Latina Moms Will Probably Hate This, But Studying Abroad Is The Best Thing You Could Do
One of the most amazing opportunities that come with college is being able to study abroad. Unfortunately, there are a ton of reasons why most of us choose not to study out of the country (*cough* mom, I’m looking at you *cough*). UC Merced student, Camerina Morales decided to just jump in and go for it and these are all the reasons why she’s glad she did.
Most students are terrified to even apply because mom damn near had a heart attack when you went to college *30 minutes away from home.* Now, imagine what she’d say if you tell her you’re going to another country.
One of the first internal struggles Camerina faced when deciding whether she wanted to study abroad or not was having to tell her parents.
“They never said yes. My mom and my dad both were completely against it. They just didn’t think it was necessary. My mom said, ‘you’re already going to a university, you’re already away from home, why do you have to go further across the country to get the same education that you’re getting here.’ And my dad had told me that it was very selfish of me. They just never said yes.”
And even if you get your parents’ approval, there’s still another huge problem – money.
Being able to afford studying abroad, especially in a place like Europe, was really difficult for Camerina and her family.
“I worked the entire summer before going and got some financial aid, but I still didn’t have enough money. I was able to pay for my flight and pay for my first two months there, but after that, I just couldn’t. I didn’t have money. And my parents obviously couldn’t afford to finance me. It’s not that they didn’t want to help me, they just couldn’t. For them it was a burden.”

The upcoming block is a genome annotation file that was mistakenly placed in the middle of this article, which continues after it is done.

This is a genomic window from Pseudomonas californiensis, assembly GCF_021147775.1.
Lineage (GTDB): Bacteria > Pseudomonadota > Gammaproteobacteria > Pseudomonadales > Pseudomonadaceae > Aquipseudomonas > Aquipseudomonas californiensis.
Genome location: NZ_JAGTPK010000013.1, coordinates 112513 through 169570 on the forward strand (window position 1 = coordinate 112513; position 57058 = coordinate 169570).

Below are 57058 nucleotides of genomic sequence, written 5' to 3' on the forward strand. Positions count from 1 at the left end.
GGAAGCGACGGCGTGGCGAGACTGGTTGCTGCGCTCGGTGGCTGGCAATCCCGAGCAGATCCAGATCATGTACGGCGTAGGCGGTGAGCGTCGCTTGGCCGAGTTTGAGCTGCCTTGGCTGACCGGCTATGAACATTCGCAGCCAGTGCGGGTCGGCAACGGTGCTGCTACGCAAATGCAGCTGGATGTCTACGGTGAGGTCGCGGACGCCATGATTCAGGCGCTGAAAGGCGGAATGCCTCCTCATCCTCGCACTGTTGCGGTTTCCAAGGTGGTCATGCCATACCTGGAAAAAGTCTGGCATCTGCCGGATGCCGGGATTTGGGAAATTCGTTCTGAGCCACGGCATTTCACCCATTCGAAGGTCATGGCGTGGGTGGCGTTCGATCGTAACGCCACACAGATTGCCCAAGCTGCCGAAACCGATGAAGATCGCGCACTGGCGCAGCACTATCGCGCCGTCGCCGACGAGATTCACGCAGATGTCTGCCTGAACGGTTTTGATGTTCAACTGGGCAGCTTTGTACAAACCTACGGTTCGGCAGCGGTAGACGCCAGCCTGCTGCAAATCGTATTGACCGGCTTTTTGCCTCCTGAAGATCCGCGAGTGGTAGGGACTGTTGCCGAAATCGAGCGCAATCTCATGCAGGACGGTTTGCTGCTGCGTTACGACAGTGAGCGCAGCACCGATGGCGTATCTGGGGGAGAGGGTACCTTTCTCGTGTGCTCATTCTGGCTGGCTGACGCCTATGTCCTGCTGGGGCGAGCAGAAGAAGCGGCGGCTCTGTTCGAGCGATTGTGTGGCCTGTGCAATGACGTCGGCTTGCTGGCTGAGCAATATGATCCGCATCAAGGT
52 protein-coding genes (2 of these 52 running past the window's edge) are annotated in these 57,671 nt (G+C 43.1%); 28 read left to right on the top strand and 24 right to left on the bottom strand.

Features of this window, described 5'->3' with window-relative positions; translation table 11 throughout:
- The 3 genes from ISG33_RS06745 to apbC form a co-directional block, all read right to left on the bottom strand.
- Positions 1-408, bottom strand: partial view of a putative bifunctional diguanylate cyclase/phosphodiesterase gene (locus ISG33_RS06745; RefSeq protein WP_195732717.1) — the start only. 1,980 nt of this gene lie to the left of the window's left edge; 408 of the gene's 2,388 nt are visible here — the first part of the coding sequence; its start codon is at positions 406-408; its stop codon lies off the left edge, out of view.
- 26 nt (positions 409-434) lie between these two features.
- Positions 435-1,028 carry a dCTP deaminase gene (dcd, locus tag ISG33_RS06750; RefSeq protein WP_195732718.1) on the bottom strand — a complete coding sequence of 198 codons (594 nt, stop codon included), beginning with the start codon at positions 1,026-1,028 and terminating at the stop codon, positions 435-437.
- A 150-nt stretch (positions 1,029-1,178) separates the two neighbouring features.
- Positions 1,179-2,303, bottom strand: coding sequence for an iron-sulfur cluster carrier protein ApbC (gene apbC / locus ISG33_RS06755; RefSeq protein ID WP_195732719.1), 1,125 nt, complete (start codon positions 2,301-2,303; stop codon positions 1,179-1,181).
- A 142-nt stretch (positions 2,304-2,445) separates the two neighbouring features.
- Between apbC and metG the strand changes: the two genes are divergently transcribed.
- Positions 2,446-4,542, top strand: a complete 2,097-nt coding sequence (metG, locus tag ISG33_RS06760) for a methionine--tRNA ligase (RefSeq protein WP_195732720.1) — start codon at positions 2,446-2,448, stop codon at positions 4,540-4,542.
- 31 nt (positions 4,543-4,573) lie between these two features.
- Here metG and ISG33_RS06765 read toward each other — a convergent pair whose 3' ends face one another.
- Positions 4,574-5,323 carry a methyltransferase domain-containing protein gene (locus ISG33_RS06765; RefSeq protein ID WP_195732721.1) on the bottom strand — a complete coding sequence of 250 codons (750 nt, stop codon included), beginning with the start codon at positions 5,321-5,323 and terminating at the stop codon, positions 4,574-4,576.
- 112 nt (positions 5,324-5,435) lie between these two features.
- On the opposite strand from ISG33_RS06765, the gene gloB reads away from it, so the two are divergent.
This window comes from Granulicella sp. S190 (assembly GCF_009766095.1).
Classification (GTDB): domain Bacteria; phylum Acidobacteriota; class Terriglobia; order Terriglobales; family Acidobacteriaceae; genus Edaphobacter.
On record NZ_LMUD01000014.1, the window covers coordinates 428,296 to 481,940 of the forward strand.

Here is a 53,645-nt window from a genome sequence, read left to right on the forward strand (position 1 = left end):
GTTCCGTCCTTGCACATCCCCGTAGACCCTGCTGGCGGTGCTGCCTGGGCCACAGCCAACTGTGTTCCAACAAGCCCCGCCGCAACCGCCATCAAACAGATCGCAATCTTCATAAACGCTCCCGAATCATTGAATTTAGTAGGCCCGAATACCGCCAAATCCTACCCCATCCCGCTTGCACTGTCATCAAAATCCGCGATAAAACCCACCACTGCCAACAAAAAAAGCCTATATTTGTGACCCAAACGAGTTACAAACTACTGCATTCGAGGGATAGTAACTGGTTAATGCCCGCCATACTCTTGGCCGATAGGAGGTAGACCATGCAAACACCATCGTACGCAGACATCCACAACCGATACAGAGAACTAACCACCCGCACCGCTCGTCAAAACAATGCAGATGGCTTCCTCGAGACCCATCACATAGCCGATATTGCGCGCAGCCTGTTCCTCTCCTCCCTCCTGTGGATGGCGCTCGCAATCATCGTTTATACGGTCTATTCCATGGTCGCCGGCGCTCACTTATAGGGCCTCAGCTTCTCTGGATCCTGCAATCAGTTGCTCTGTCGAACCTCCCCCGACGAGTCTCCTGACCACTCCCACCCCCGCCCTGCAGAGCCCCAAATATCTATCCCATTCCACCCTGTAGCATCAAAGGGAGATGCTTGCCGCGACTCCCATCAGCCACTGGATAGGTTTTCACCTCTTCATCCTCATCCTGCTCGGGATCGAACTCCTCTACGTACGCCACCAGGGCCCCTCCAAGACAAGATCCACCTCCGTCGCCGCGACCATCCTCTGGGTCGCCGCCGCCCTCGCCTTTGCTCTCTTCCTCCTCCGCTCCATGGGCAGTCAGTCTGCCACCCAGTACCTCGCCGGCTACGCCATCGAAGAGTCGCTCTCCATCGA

And this money problem only got even worse towards the end of her trip:
“I got my wallet stolen when I was there and it was my last amount of money. So when that happened I called my mom and she was freaking out. To be logistical, I took around $4,000, and my girlfriend still helped me with over $1,000. If it wasn’t for that, I would’ve had to come home because I had no money, and I still had another month and a half abroad.”
On top of the financial burden, there’s also the fear of traveling outside of the country for the first time, but most of all, the fear of traveling alone.
Before studying abroad, Camerina had never traveled outside of the country, which was something that scared both her parents and herself:
“My mom was worried about what was I going to eat, what was I going to do and she thought it was super dangerous. I was very nervous, but also excited. I didn’t have anyone. I was going to a completely different country where I knew nothing and no one.”
Traveling alone only becomes more difficult when you’re extremely close to your family. Homesickness hits hard and there isn’t much you can do when you’re thousands of miles away.
As much as Camerina enjoyed her time abroad, there were many special family events and holidays that she couldn’t be a part of because she was out of the country: